Which Joe gave his name to ‘sloppy joes’? We look at five interesting sandwiches and their lexical origins.
An aeroplane whose undercarriage includes a tailwheel or tail skid rather than a nose wheel.
- ‘The usual places for rust are at the rear of the fuselage in the taildraggers and inside the door frames and in the strut carry-through in the belly of nosedraggers.’
- ‘Try to make all landings main gear first unless you're flying a taildragger.’
- ‘Some taildraggers have a deserved reputation as squirrels during landings, but the Super Decathlon isn't one of them.’
- ‘Unfortunately for Aeronca, the era of taildraggers was almost over when they began producing the Sedan.’
- ‘Cessna started building C - 120 and C - 140 two-seat taildraggers.’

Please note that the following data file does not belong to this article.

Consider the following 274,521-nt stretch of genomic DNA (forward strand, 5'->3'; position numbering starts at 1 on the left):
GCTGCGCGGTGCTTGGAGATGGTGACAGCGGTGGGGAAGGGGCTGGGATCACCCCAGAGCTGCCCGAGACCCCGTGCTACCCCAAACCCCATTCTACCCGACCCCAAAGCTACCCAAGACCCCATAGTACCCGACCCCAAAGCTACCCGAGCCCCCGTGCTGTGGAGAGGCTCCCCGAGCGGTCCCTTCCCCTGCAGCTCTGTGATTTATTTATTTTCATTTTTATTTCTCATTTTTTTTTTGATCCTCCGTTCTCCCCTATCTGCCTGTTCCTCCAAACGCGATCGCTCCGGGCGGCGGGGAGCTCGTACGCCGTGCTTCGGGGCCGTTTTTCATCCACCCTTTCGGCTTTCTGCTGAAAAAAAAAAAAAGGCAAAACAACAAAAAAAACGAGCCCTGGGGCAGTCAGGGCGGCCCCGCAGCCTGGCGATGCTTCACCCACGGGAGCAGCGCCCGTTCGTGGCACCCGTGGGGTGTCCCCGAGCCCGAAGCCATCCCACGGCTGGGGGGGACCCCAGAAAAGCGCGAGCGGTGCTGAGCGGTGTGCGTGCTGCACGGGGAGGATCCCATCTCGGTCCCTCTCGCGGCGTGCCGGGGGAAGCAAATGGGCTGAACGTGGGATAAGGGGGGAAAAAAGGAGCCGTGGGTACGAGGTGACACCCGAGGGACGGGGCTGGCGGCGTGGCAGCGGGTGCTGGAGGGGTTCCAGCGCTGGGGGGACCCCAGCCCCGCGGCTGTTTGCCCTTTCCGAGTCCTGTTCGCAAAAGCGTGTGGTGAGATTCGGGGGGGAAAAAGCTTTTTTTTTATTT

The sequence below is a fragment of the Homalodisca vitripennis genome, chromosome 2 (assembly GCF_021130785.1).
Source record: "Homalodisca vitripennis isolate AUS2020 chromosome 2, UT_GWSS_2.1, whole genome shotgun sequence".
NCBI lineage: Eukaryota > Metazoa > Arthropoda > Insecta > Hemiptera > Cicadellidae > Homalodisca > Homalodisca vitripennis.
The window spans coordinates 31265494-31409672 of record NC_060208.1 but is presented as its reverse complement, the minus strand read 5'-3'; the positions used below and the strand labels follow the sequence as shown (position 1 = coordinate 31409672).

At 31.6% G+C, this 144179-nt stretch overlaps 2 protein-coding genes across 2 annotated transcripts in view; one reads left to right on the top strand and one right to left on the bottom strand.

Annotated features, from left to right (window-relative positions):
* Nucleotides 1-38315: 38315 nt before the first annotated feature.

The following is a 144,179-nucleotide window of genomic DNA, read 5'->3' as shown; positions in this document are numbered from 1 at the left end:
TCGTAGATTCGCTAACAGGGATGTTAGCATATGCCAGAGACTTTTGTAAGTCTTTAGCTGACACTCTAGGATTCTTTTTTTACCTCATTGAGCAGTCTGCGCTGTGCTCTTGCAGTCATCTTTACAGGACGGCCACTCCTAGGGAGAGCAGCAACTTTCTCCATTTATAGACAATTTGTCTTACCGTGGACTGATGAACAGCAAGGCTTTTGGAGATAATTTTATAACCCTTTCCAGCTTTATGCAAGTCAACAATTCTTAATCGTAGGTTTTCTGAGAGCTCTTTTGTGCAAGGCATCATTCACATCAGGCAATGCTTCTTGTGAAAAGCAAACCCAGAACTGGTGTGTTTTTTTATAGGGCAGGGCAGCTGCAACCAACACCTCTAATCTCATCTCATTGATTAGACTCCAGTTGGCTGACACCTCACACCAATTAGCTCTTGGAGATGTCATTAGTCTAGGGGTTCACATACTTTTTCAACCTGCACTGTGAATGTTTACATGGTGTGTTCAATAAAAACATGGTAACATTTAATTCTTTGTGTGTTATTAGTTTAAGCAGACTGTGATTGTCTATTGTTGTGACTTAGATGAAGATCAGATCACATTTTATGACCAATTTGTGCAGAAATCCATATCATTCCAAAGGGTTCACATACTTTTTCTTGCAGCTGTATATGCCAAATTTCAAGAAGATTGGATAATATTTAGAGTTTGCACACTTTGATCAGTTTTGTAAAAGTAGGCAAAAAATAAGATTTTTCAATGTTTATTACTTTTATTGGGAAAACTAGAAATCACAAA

- ‘Maule offered a less powerful, nosewheel trainer version of its M7 bush bird taildragger.’
- ‘It was hard to fault the result, as the Cruisair 14-13 and Cruisemaster 14-19 taildraggers were among the most efficient airplanes in their respective classes, despite their seemingly antiquated triple-tail construction.’
- ‘An agile taildragger with plenty of wing, the Decathlon's configuration is perfectly adapted to short-field work.’
- ‘The Dewoitine D.342 was a low - wing taildragger but it did not enjoy a commercial success.’
- ‘Even when an airplane is firmly on the ground, control of a tricycle or taildragger at 60 knots can be dicey.’
We take a look at several popular, though confusing, punctuation marks.
From Afghanistan to Zimbabwe, discover surprising and intriguing language facts from around the globe.
The definitions of ‘buddy’ and ‘bro’ in the OED have recently been revised. We explore their history and increase in popularity.